On the other hand, counter notices can be used to correct mistakes. Maybe the person sending the takedown notice does not hold the copyright or did not realize that you have a license or made some other mistake in their takedown notice. Since GitBook usually cannot know if there has been a mistake, the DMCA counter notice allows you to let us know and ask that we put the content back up.
The DMCA framework is a bit like passing notes in class. The copyright owner hands GitBook a complaint about a user. If it's written correctly, we pass the complaint along to the user. If the user disputes the complaint, they can pass a note back saying so. GitBook exercises little discretion in the process other than determining whether the notices meet the minimum requirements of the DMCA. It is up to the parties (and their lawyers) to evaluate the merit of their claims, bearing in mind that notices must be made under penalty of perjury.
Here are the basic steps in the process.
Copyright Owner Investigates. A copyright owner should always conduct an initial investigation to confirm both (a) that they own the copyright to an original work and (b) that the content on GitBook is unauthorized and infringing.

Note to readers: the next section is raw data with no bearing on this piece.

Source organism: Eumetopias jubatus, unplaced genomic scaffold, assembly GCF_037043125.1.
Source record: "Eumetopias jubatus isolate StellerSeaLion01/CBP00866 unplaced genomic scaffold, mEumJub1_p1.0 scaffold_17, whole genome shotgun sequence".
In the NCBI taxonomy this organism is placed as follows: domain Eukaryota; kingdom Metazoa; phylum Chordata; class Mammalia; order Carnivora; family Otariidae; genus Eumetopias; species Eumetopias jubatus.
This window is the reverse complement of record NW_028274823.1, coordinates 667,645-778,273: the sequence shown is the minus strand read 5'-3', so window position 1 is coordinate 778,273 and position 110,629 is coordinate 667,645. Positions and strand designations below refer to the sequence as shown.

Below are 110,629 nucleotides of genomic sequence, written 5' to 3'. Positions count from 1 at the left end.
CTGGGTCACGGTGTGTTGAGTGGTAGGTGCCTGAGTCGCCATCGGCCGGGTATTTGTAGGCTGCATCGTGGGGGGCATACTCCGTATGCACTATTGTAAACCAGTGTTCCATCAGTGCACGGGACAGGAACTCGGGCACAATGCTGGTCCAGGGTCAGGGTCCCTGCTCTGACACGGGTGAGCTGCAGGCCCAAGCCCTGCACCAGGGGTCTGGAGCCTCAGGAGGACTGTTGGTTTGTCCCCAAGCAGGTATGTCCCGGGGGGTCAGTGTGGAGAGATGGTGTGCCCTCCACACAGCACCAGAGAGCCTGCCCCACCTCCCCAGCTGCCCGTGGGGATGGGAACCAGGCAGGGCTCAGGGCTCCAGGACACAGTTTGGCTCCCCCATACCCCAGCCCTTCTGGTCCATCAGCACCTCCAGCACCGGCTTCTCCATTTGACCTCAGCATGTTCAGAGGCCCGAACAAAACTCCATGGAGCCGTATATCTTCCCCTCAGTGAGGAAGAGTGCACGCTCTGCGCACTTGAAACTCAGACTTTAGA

Example: An employee of Acme Web Company finds some of the company's documentation in a GitBook space. Acme Web Company licenses its documentation out to several trusted partners. Before sending in a take-down notice, Acme should review those licenses and its agreements to confirm that the documentation on GitBook is not authorized under any of them.
Copyright Owner Sends A Notice. After conducting an investigation, a copyright owner prepares and sends a takedown notice to GitBook. Assuming the takedown notice is sufficiently detailed according to the statutory requirements (as explained in the how-to guide), we will pass the notice along to the affected user.
GitBook Asks User to Make Changes. If the notice alleges that the entire contents of a space infringe, we will skip to Step 6 and disable the entire space expeditiously. Otherwise, because GitBook cannot disable access to specific pages within a space, we will contact the user who created the space and give them approximately 24 hours to delete or modify the content specified in the notice. We'll notify the copyright owner if and when we give the user a chance to make changes.
User Notifies GitBook of Changes. If the user chooses to make the specified changes, they must tell us so within the approximately 24-hour window. If they don't, we will disable the space (as described in Step 6). If the user notifies us that they made changes, we will verify that the changes have been made and then notify the copyright owner.